He is grateful that their relationship has closed.
“Unfortunately, my father had demons and his father had demons.” Willie feels like he’s broken the cycle. “My father always had an admiration for guys who didn’t smoke and didn’t drink and had their own house. I don’t drink and I don’t smoke and I own my own house.”
In 2018 he was approached by Feidlim Cannon, one half of the Brokentalkers Theater Company along with Gary Keegan. They were interested in doing a play about prison, about Willie.
The investigation combines Willie’s story with research into prisoner welfare by Dr. UCD’s Catherine Cox and hours of interviews conducted by Cannon and Keegan. Keegan appears alongside Willie and speaks for the victims, having once been mugged himself. “None of the plays are fiction,” says Willie. “I brought friends of mine to see it and they actually cried afterwards. I bare my soul in it.”
Willie disagrees with the idea that prison is summer camp these days. “It’s not a damn summer camp. At half past seven the door closes and you stay with yourself and your thoughts, and the people you love go about their lives outside.”
He knows that there are “prisoners in there who did horrible things to people who deserved to be in there, but for the guy coming up for some misdemeanor… there were no restrooms when I was in there.” , you’re pissing in a pot.” The smell of the “spilling out” toilet area still haunts him.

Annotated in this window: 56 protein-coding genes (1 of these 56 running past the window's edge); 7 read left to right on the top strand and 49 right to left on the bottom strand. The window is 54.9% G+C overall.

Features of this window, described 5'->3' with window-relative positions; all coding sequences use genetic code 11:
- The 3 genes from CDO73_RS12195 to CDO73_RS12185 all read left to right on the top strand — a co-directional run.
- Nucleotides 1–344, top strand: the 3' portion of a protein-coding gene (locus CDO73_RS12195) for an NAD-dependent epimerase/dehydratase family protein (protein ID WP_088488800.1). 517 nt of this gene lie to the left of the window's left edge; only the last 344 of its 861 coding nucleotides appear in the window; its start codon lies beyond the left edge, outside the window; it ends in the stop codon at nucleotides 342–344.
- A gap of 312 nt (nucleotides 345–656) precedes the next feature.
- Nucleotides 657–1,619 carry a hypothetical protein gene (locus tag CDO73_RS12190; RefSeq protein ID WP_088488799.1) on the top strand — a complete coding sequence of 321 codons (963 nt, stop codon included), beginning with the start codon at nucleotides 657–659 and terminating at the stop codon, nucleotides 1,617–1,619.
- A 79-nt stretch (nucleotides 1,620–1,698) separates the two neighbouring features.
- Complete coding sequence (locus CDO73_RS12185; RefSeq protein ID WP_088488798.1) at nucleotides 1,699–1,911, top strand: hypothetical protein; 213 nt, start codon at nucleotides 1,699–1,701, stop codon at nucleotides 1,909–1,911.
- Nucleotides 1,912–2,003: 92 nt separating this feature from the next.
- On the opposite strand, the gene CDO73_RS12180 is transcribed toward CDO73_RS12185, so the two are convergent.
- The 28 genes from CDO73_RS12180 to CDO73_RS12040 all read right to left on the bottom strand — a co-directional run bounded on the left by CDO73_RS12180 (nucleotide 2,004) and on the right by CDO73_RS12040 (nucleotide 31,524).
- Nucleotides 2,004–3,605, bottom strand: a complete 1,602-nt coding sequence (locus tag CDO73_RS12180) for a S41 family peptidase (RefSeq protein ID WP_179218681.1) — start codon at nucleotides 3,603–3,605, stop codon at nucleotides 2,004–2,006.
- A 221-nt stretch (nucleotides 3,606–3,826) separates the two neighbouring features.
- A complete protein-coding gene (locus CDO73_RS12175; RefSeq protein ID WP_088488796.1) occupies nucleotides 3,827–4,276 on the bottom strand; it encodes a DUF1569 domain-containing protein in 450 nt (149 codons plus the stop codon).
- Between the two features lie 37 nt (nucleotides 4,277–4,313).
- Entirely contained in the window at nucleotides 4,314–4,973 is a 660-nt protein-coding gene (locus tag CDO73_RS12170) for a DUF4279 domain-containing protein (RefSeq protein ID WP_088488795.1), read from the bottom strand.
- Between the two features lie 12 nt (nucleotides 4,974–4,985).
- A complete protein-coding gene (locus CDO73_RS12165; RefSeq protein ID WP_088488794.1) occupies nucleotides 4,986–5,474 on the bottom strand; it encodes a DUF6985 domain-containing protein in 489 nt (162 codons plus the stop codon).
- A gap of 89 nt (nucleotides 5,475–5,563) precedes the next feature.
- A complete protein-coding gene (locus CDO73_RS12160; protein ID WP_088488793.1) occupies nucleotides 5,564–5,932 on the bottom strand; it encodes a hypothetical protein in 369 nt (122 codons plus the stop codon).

And he was afraid.
“Even the toughest guys are scared in there. When someone says something to you, the day can turn nasty very quickly. I’m not a hardened criminal, I’m just a big soft teddy bear who doesn’t like violence and doesn’t like confrontation. But when you go to those places, you’ve built an image that you’re a real tough guy.”
Willie is full of ideas on how to give prisoners a better chance, but making improvements in addiction facilities comes first.
“If you want to do something about your problem, the beds should be there to make it easier for you. There’s a lot of boys in graves, if they’d only had half the chance to get help they’d still be alive.”
To those who say schools and hospitals should come first, Willie says people like him are not the scum of society. “We’re just people who’ve endured problems in life and didn’t know how to deal with them.”
Recovery programs were essential to Willie “because it’s very scary to be with this lifestyle that’s with broken people.”